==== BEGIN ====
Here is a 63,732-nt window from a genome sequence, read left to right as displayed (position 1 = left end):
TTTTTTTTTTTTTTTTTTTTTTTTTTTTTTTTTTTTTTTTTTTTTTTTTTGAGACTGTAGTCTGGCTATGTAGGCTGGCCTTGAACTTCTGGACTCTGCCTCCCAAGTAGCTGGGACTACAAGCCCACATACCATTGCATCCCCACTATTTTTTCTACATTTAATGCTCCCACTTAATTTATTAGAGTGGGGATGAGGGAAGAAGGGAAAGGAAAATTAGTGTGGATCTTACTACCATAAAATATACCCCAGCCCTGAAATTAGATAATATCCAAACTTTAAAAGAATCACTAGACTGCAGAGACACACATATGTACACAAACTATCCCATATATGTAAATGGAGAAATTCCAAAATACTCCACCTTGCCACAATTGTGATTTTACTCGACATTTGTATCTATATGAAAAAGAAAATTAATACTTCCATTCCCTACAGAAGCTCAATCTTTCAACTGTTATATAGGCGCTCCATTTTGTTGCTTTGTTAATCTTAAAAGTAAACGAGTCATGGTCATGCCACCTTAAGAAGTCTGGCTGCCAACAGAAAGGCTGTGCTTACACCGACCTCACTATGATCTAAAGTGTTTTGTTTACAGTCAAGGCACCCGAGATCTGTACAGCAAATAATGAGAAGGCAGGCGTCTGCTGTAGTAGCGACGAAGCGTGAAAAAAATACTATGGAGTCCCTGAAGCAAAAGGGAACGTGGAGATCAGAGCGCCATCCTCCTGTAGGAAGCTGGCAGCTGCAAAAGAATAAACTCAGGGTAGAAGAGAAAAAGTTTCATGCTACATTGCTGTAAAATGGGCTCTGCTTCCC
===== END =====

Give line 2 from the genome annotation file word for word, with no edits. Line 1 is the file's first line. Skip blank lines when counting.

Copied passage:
TTTTTTTTTTTTTTTTTTTTTTTTTTTTTTTTTTTTTTTTTTTTTTTTTTGAGACTGTAGTCTGGCTATGTAGGCTGGCCTTGAACTTCTGGACTCTGCCTCCCAAGTAGCTGGGACTACAAGCCCACATACCATTGCATCCCCACTATTTTTTCTACATTTAATGCTCCCACTTAATTTATTAGAGTGGGGATGAGGGAAGAAGGGAAAGGAAAATTAGTGTGGATCTTACTACCATAAAATATACCCCAGCCCTGAAATTAGATAATATCCAAACTTTAAAAGAATCACTAGACTGCAGAGACACACATATGTACACAAACTATCCCATATATGTAAATGGAGAAATTCCAAAATACTCCACCTTGCCACAATTGTGATTTTACTCGACATTTGTATCTATATGAAAAAGAAAATTAATACTTCCATTCCCTACAGAAGCTCAATCTTTCAACTGTTATATAGGCGCTCCATTTTGTTGCTTTGTTAATCTTAAAAGTAAACGAGTCATGGTCATGCCACCTTAAGAAGTCTGGCTGCCAACAGAAAGGCTGTGCTTACACCGACCTCACTATGATCTAAAGTGTTTTGTTTACAGTCAAGGCACCCGAGATCTGTACAGCAAATAATGAGAAGGCAGGCGTCTGCTGTAGTAGCGACGAAGCGTGAAAAAAATACTATGGAGTCCCTGAAGCAAAAGGGAACGTGGAGATCAGAGCGCCATCCTCCTGTAGGAAGCTGGCAGCTGCAAAAGAATAAACTCAGGGTAGAAGAGAAAAAGTTTCATGCTACATTGCTGTAAAATGGGCTCTGCTTCCC